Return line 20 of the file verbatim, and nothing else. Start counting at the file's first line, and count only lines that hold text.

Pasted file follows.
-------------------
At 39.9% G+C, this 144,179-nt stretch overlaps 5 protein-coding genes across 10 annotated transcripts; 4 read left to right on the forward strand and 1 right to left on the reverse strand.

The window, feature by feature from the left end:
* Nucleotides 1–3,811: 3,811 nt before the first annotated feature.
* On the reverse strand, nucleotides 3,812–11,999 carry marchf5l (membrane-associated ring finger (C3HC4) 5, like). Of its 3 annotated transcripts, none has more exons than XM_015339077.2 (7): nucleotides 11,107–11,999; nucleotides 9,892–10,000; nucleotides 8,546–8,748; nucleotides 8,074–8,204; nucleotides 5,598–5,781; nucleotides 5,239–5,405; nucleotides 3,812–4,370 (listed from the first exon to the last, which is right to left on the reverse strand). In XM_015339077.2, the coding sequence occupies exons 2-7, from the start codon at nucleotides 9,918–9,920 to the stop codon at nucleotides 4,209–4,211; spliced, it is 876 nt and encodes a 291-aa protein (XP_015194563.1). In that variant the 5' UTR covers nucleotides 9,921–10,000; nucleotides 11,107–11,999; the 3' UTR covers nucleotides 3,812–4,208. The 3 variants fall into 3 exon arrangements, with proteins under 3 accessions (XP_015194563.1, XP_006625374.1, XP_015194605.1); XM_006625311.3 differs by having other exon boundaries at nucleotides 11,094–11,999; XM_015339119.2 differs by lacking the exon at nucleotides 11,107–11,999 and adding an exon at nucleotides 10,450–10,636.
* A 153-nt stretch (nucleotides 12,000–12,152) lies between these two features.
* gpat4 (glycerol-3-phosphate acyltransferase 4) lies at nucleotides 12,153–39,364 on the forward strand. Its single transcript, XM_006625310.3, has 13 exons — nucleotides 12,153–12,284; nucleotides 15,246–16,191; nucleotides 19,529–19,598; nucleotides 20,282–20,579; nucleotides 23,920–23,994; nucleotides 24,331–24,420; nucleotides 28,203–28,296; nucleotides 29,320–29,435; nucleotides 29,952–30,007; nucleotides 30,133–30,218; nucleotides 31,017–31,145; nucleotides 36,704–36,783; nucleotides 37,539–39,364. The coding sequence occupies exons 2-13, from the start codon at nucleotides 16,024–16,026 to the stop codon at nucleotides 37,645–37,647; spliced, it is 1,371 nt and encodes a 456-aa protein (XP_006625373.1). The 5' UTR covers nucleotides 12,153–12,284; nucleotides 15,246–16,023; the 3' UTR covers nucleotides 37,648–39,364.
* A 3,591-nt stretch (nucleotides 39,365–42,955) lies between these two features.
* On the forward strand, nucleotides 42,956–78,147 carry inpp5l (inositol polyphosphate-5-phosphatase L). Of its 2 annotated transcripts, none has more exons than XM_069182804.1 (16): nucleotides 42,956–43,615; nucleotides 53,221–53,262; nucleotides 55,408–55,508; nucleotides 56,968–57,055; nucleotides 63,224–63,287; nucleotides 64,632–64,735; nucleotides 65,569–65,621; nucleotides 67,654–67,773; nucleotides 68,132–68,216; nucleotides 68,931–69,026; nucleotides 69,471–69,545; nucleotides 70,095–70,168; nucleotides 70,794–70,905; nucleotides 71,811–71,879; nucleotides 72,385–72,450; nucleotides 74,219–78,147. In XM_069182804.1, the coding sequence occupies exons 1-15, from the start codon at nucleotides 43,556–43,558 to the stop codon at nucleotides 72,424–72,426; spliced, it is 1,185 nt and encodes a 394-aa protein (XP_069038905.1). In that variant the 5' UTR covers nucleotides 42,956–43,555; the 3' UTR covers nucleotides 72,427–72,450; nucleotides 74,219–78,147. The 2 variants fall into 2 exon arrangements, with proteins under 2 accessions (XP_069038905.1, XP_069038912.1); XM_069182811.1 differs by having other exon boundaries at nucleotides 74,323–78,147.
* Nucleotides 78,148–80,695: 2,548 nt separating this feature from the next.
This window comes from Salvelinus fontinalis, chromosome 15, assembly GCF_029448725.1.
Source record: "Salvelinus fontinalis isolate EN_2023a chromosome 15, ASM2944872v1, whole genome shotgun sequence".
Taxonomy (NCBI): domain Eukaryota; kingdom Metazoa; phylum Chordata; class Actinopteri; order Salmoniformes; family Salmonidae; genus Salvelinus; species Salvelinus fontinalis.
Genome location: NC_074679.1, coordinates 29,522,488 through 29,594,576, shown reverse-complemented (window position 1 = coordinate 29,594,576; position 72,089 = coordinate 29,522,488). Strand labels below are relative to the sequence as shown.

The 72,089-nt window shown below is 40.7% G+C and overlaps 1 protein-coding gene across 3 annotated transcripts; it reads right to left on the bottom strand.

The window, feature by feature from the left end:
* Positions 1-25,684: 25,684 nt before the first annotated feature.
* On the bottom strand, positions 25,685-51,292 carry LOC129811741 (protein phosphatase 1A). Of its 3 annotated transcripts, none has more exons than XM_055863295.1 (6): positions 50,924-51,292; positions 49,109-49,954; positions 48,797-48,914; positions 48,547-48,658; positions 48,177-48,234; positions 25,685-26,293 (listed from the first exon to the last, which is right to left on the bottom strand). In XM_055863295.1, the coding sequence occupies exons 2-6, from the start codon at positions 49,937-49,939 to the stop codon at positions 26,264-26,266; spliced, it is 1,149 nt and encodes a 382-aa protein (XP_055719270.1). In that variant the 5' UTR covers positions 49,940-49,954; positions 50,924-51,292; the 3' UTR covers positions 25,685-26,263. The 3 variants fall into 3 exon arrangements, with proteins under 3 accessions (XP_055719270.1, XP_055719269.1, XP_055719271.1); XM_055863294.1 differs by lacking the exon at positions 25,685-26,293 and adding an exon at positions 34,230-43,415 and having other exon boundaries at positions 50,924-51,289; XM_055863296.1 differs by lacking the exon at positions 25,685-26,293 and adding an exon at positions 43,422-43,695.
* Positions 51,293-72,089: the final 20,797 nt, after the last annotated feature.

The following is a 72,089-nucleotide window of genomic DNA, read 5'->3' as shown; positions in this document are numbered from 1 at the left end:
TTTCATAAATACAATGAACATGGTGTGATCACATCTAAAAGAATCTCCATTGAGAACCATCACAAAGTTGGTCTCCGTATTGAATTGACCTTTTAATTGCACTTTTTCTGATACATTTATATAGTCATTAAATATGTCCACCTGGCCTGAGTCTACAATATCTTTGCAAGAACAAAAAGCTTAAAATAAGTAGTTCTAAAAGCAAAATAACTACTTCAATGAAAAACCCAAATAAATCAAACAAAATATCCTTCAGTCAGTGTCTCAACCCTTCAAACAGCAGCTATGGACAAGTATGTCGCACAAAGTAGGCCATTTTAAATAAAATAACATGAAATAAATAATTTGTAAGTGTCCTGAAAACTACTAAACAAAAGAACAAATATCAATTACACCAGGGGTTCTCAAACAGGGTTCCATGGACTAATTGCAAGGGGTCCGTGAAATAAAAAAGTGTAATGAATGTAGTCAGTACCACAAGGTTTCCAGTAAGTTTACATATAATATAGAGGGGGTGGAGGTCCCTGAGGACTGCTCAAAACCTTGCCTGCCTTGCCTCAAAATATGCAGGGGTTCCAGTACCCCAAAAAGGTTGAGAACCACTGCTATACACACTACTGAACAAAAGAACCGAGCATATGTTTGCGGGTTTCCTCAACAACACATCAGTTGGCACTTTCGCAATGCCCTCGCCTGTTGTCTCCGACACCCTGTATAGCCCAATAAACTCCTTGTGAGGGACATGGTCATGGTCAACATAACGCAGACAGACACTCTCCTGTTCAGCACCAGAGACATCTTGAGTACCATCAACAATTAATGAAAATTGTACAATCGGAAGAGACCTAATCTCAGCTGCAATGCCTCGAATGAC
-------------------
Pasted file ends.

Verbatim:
TTTCATAAATACAATGAACATGGTGTGATCACATCTAAAAGAATCTCCATTGAGAACCATCACAAAGTTGGTCTCCGTATTGAATTGACCTTTTAATTGCACTTTTTCTGATACATTTATATAGTCATTAAATATGTCCACCTGGCCTGAGTCTACAATATCTTTGCAAGAACAAAAAGCTTAAAATAAGTAGTTCTAAAAGCAAAATAACTACTTCAATGAAAAACCCAAATAAATCAAACAAAATATCCTTCAGTCAGTGTCTCAACCCTTCAAACAGCAGCTATGGACAAGTATGTCGCACAAAGTAGGCCATTTTAAATAAAATAACATGAAATAAATAATTTGTAAGTGTCCTGAAAACTACTAAACAAAAGAACAAATATCAATTACACCAGGGGTTCTCAAACAGGGTTCCATGGACTAATTGCAAGGGGTCCGTGAAATAAAAAAGTGTAATGAATGTAGTCAGTACCACAAGGTTTCCAGTAAGTTTACATATAATATAGAGGGGGTGGAGGTCCCTGAGGACTGCTCAAAACCTTGCCTGCCTTGCCTCAAAATATGCAGGGGTTCCAGTACCCCAAAAAGGTTGAGAACCACTGCTATACACACTACTGAACAAAAGAACCGAGCATATGTTTGCGGGTTTCCTCAACAACACATCAGTTGGCACTTTCGCAATGCCCTCGCCTGTTGTCTCCGACACCCTGTATAGCCCAATAAACTCCTTGTGAGGGACATGGTCATGGTCAACATAACGCAGACAGACACTCTCCTGTTCAGCACCAGAGACATCTTGAGTACCATCAACAATTAATGAAAATTGTACAATCGGAAGAGACCTAATCTCAGCTGCAATGCCTCGAATGAC